Bushwick Food Co-op

Chair in Co-operative Enterprise

Bushwick Food Co-op

The University of Winnipeg’s Busola Olaniyan interviewed Nick Farr, a member of the Bushwick Food Co-op in Brooklyn, as she was in New York to present at a Masters in Development Practice conference. Farr talks about the decision making process at the Bushwick Food Co-op.

Bushwick, like many co-ops, is 100% member owned, and its responsibilities are broken down into the day to day roles of operating a “grocery purveyor” buying product, scheduling staff and finding new ways to interact with the community, are run by a sourcing committee. When major directional decisions are required, the membership is consulted at a general meeting. Each member’s opinion receives a fair audience, before a final decision is made.

Farr provided an example of when a freezer broke down, the sourcing committee went ahead and purchased a new $3000 one, as it is a vital part of day to day operations. If the store required massive renovations, this motion would have to go through several membership meetings before a final plan of action was established. A finance committee is in place to manage the fiscal operations and advise other committees as needed. Bushwick also has a board of directors who meet to insure the health and welfare of employees are addressed and that everything is up to code. It’s a system that involves trust, teamwork and respect for not only each other but the community they serve.  At the end of the day each decision made, is made, with the communities best interests at its heart.


“By supporting local agriculture, I think if everyone knows how to farm their own food, they can figure out how to sustain themselves based on what is available. I think if everyone in the world did that, we would end one of those problems.” –Nick Farr’s response to the topic of poverty and food insecurity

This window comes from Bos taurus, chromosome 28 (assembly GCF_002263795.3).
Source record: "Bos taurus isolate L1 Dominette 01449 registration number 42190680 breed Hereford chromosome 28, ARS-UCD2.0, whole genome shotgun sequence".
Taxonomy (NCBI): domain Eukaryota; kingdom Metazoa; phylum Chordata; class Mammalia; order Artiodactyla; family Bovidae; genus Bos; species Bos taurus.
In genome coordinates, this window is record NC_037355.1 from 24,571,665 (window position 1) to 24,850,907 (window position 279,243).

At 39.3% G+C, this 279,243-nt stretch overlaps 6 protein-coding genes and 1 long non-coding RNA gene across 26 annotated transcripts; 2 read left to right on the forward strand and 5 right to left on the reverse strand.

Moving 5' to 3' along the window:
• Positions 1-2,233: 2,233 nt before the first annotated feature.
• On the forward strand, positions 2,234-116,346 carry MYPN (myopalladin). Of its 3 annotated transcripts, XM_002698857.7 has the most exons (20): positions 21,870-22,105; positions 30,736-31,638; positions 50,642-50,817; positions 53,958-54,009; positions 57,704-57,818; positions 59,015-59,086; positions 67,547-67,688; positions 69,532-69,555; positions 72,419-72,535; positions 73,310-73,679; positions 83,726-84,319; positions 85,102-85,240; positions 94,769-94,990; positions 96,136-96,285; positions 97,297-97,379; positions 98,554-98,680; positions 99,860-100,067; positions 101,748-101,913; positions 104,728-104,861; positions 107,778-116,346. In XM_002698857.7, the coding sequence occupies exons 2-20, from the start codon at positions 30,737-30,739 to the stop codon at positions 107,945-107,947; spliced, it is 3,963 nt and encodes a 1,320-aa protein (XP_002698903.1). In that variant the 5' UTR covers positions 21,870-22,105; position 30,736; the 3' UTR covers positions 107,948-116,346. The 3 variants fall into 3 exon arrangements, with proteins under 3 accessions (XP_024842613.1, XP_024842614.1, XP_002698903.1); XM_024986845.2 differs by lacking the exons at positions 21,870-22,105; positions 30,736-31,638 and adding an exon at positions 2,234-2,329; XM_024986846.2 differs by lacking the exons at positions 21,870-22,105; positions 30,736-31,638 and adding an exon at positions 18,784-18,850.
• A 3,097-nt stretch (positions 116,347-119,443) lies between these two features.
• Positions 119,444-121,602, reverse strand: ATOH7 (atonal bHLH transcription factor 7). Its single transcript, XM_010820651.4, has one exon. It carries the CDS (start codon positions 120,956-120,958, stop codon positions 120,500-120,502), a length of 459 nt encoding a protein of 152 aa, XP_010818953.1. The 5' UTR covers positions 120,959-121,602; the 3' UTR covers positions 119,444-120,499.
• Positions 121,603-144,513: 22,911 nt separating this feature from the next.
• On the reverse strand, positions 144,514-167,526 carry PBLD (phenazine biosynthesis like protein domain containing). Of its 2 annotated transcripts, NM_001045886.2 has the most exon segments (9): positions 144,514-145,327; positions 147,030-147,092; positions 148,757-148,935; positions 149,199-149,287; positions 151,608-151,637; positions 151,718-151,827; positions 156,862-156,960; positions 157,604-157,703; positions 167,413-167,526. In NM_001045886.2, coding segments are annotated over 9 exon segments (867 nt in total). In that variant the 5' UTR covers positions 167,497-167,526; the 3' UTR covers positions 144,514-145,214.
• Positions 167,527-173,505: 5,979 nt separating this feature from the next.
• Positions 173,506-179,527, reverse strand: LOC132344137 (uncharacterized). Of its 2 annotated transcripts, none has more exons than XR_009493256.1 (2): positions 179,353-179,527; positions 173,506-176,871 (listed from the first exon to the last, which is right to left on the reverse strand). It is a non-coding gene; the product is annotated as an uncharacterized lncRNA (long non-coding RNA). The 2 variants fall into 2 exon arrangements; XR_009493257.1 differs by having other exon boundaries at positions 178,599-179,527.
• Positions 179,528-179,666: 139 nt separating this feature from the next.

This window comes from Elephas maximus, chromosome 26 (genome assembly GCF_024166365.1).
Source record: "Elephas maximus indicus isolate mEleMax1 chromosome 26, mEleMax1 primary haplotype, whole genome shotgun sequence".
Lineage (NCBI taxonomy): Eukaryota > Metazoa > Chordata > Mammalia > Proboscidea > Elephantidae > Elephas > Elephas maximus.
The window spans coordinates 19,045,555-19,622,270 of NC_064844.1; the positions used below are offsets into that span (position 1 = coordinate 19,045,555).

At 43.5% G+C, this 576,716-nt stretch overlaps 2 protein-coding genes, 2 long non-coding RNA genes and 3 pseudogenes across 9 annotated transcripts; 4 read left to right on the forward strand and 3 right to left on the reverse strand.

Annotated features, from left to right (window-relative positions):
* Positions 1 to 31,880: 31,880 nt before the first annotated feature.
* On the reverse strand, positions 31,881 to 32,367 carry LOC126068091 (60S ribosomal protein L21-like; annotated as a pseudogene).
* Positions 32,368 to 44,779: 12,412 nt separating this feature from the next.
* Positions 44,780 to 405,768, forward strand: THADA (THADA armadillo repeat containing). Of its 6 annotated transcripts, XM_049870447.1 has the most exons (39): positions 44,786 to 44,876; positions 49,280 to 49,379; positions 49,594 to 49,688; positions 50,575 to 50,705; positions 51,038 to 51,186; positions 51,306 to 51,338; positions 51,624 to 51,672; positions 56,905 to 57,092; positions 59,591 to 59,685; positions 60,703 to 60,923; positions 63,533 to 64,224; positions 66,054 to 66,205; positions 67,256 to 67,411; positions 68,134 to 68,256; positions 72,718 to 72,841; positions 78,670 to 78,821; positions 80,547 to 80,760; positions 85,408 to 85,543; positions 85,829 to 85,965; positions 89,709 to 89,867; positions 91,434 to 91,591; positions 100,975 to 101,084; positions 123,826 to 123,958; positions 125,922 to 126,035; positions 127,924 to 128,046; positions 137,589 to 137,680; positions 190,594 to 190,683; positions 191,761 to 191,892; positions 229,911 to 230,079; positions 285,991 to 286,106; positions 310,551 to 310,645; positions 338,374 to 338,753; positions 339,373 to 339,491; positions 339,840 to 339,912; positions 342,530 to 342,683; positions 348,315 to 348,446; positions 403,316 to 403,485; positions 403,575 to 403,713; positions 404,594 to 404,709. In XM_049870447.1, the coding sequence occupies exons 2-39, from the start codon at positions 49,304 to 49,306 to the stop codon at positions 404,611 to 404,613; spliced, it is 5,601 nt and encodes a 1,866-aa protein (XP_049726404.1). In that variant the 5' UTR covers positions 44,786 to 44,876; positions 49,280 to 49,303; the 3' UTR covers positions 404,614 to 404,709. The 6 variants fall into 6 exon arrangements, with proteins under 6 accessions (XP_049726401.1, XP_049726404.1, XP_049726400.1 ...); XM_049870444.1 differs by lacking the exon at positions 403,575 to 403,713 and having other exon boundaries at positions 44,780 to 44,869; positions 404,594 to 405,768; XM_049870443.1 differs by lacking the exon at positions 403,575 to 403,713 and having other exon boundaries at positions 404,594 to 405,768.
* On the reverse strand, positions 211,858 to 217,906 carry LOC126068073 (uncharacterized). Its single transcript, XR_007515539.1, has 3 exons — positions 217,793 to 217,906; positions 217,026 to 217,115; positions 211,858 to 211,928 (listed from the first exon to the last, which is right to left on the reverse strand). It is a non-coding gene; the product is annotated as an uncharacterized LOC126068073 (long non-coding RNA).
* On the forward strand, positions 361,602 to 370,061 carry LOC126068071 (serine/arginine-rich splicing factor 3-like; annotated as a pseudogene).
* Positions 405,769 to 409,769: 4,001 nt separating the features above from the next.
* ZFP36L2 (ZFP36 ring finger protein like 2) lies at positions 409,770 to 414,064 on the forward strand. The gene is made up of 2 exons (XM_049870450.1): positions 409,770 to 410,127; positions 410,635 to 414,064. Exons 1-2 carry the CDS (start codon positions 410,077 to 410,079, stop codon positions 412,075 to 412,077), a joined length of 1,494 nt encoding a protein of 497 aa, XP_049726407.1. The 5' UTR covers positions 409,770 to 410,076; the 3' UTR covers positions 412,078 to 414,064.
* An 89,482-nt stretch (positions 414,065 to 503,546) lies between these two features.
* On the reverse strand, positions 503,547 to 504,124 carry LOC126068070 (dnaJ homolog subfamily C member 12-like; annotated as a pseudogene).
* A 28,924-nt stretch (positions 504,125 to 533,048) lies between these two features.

Most of what is sold at Bushwick is organically grown that means no genetically modified organisms (GMO’s). The product is acquired by locally (Bushwick defines local as within 250 miles) sourcing from farms and other vendors in the New Yok area. Bushwick will avoid doing business with any companies that have social, environmental or labor issues. Beyond food Bushwick like many other food co-ops also sells products like natural green soap, sunscreen, recyclable trash bags or coconut oil based deodorant. They try to keep their prices accessible to all.  While some food co-ops only sell to members,  Bushwicks  sells to non-members and prices are 75% markup (so if a tomatoes cost them $1 you’d pay $1.75) whereas if you’re a member you’d only pay 24% markup which is much less than what grocery stores charge.

Simply put Bushwick’s goal is more than just selling grass-fed beef or vegan friendly milk; its goal is to offer both its members and community a healthy and affordable locally sourced alternative to the standard fare that Grocery Stores offer.           


When we asked Mr. Farr what is it that separates Bushwick from other food outlets within New York his response was “Mostly location, we are the only food co-op that most of our members can walk to. The other food co-ops are much farther away.”